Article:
Volume 78, Number 2

May 2003

Can Arbitration Do More for Consumers? The TILA Class Action Reconsidered

Robert Alexander Schwartz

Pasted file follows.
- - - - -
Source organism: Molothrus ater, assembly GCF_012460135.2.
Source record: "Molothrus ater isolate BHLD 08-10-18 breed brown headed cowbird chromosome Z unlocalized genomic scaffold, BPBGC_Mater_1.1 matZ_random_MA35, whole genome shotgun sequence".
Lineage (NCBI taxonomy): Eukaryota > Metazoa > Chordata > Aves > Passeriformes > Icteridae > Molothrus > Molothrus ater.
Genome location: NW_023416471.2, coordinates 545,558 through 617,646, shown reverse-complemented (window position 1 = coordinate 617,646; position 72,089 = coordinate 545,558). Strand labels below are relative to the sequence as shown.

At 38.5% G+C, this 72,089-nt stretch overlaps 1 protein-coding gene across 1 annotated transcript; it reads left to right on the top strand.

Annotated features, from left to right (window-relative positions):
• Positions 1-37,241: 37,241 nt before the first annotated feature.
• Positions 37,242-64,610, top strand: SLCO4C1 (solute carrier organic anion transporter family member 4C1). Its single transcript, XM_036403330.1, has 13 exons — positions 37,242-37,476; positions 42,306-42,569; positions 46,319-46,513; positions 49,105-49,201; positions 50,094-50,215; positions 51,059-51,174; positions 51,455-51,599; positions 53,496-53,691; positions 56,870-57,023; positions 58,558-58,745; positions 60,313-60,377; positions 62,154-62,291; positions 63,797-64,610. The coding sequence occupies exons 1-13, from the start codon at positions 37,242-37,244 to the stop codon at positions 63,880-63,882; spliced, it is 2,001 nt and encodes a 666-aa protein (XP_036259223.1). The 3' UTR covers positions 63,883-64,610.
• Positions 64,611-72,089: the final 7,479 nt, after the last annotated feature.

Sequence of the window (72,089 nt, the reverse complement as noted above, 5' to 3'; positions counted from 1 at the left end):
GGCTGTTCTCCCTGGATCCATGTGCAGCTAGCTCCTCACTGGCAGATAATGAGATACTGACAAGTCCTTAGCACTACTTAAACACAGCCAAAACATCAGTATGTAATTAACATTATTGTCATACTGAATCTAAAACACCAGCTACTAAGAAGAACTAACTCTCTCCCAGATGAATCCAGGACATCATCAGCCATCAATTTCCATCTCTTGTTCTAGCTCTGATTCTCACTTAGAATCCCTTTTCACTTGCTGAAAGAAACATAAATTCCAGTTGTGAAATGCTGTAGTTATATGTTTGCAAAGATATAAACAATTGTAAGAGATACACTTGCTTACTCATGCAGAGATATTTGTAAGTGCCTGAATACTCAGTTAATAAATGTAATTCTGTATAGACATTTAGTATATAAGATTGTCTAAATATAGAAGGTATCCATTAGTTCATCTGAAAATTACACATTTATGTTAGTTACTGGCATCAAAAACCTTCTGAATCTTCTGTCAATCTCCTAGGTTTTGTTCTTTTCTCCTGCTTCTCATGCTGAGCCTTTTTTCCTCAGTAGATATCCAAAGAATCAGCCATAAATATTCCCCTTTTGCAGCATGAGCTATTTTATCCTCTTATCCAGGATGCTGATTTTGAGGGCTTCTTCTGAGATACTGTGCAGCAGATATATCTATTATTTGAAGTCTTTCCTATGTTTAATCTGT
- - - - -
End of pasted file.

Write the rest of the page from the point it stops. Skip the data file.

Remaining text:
In this Note, Robert Alexander Schwartz assesses the state of the debate in the latest chapter of the ever-unfolding law of arbitration. What works for high-value agreements between sophisticated parties in arms-length negotiation may not work for contracts of adhesion between businesses and consumers. Focusing on disputes arising under the Truth in Lending Act (TILA), Schwartz analyzes recent case law upholding arbitration agreements contained in consumer-lending contracts of adhesion, as well as recent scholarship criticizing the courts’ actions. He concludes that both the courts and the scholars have it wrong: Neither arbitration as presently constituted nor class action lawsuits can provide individual justice to TILA plaintiffs. Schwartz suggests an alternative legal framework for attacking unfair arbitration clauses while offering a set of modernizing improvements that might make arbitration a viable tool for the resolution of TILA claims and other consumer agreement disputes.